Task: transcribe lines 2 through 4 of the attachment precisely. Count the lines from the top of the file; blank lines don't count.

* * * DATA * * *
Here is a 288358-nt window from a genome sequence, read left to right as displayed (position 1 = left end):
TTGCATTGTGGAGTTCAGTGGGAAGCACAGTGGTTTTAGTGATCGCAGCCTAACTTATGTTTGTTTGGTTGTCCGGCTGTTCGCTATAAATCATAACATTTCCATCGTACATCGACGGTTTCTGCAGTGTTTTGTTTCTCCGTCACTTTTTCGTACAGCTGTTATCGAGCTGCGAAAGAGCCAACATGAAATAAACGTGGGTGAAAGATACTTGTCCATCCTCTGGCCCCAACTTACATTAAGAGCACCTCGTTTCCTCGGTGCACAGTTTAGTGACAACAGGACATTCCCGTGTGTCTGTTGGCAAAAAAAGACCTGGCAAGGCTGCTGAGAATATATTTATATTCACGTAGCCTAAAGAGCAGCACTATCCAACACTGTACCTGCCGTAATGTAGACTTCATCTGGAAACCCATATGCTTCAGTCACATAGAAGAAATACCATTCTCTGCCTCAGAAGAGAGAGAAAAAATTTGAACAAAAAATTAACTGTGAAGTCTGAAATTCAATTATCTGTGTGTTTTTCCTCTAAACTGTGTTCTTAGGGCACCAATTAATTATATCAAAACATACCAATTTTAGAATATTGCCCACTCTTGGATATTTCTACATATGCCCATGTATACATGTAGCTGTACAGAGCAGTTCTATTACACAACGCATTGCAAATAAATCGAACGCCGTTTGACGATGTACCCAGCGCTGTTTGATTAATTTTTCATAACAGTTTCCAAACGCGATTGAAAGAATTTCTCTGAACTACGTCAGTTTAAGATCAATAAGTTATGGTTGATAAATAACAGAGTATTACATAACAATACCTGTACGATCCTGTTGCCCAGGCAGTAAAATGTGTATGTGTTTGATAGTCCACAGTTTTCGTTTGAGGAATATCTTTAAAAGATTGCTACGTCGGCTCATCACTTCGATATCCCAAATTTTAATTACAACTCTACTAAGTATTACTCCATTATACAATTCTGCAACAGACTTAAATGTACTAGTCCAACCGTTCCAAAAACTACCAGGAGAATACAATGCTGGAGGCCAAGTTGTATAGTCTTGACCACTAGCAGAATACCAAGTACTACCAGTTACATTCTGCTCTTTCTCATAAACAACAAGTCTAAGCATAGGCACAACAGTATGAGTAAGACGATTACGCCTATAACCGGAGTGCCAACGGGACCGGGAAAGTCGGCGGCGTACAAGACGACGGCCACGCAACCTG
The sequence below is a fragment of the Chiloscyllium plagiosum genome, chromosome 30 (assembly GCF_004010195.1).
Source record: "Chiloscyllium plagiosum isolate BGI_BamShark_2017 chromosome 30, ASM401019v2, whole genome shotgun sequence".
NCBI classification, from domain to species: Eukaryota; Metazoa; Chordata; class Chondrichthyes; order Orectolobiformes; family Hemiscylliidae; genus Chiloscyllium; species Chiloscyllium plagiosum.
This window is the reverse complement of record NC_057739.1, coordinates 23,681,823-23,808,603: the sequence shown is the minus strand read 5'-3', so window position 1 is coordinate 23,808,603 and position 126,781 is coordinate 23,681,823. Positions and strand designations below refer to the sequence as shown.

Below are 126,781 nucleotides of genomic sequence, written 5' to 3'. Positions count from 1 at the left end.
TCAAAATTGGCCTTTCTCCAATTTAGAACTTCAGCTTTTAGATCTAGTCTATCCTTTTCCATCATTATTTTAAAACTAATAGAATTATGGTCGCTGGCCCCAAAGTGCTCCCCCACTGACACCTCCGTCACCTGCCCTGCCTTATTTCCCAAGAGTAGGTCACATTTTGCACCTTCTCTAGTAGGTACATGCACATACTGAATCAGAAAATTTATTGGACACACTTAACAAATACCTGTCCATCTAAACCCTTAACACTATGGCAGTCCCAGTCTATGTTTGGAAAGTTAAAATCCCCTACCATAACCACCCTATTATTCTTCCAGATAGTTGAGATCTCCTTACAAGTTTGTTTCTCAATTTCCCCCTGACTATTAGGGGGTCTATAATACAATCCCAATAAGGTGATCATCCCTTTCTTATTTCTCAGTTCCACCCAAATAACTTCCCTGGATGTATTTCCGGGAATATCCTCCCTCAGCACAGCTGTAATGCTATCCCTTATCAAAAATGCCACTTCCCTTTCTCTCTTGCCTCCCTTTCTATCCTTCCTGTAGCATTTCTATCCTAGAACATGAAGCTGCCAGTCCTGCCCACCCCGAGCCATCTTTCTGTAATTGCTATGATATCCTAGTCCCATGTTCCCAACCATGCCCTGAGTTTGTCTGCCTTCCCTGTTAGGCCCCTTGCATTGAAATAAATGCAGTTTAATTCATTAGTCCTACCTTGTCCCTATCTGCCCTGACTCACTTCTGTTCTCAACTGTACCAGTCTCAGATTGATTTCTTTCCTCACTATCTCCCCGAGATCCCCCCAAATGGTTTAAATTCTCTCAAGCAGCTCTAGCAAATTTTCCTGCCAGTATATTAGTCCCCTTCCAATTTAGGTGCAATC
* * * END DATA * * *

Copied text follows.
TTGCATTGTGGAGTTCAGTGGGAAGCACAGTGGTTTTAGTGATCGCAGCCTAACTTATGTTTGTTTGGTTGTCCGGCTGTTCGCTATAAATCATAACATTTCCATCGTACATCGACGGTTTCTGCAGTGTTTTGTTTCTCCGTCACTTTTTCGTACAGCTGTTATCGAGCTGCGAAAGAGCCAACATGAAATAAACGTGGGTGAAAGATACTTGTCCATCCTCTGGCCCCAACTTACATTAAGAGCACCTCGTTTCCTCGGTGCACAGTTTAGTGACAACAGGACATTCCCGTGTGTCTGTTGGCAAAAAAAGACCTGGCAAGGCTGCTGAGAATATATTTATATTCACGTAGCCTAAAGAGCAGCACTATCCAACACTGTACCTGCCGTAATGTAGACTTCATCTGGAAACCCATATGCTTCAGTCACATAGAAGAAATACCATTCTCTGCCTCAGAAGAGAGAGAAAAAATTTGAACAAAAAATTAACTGTGAAGTCTGAAATTCAATTATCTGTGTGTTTTTCCTCTAAACTGTGTTCTTAGGGCACCAATTAATTATATCAAAACATACCAATTTTAGAATATTGCCCACTCTTGGATATTTCTACATATGCCCATGTATACATGTAGCTGTACAGAGCAGTTCTATTACACAACGCATTGCAAATAAATCGAACGCCGTTTGACGATGTACCCAGCGCTGTTTGATTAATTTTTCATAACAGTTTCCAAACGCGATTGAAAGAATTTCTCTGAACTACGTCAGTTTAAGATCAATAAGTTATGGTTGATAAATAACAGAGTATTACATAACAATACCTGTACGATCCTGTTGCCCAGGCAGTAAAATGTGTATGTGTTTGATAGTCCACAGTTTTCGTTTGAGGAATATCTTTAAAAGATTGCTACGTCGGCTCATCACTTCGATATCCCAAATTTTAATTACAACTCTACTAAGTATTACTCCATTATACAATTCTGCAACAGACTTAAATGTACTAGTCCAACCGTTCCAAAAACTACCAGGAGAATACAATGCTGGAGGCCAAGTTGTATAGTCTTGACCACTAGCAGAATACCAAGTACTACCAGTTACATTCTGCTCTTTCTCATAAACAACAAGTCTAAGCATAGGCACAACAGTATGAGTAAGACGATTACGCCTATAACCGGAGTGCCAACGGGACCGGGAAAGTCGGCGGCGTACAAGACGACGGCCACGCAACCTG
The sequence below is a fragment of the Chiloscyllium plagiosum genome, chromosome 30 (assembly GCF_004010195.1).
Source record: "Chiloscyllium plagiosum isolate BGI_BamShark_2017 chromosome 30, ASM401019v2, whole genome shotgun sequence".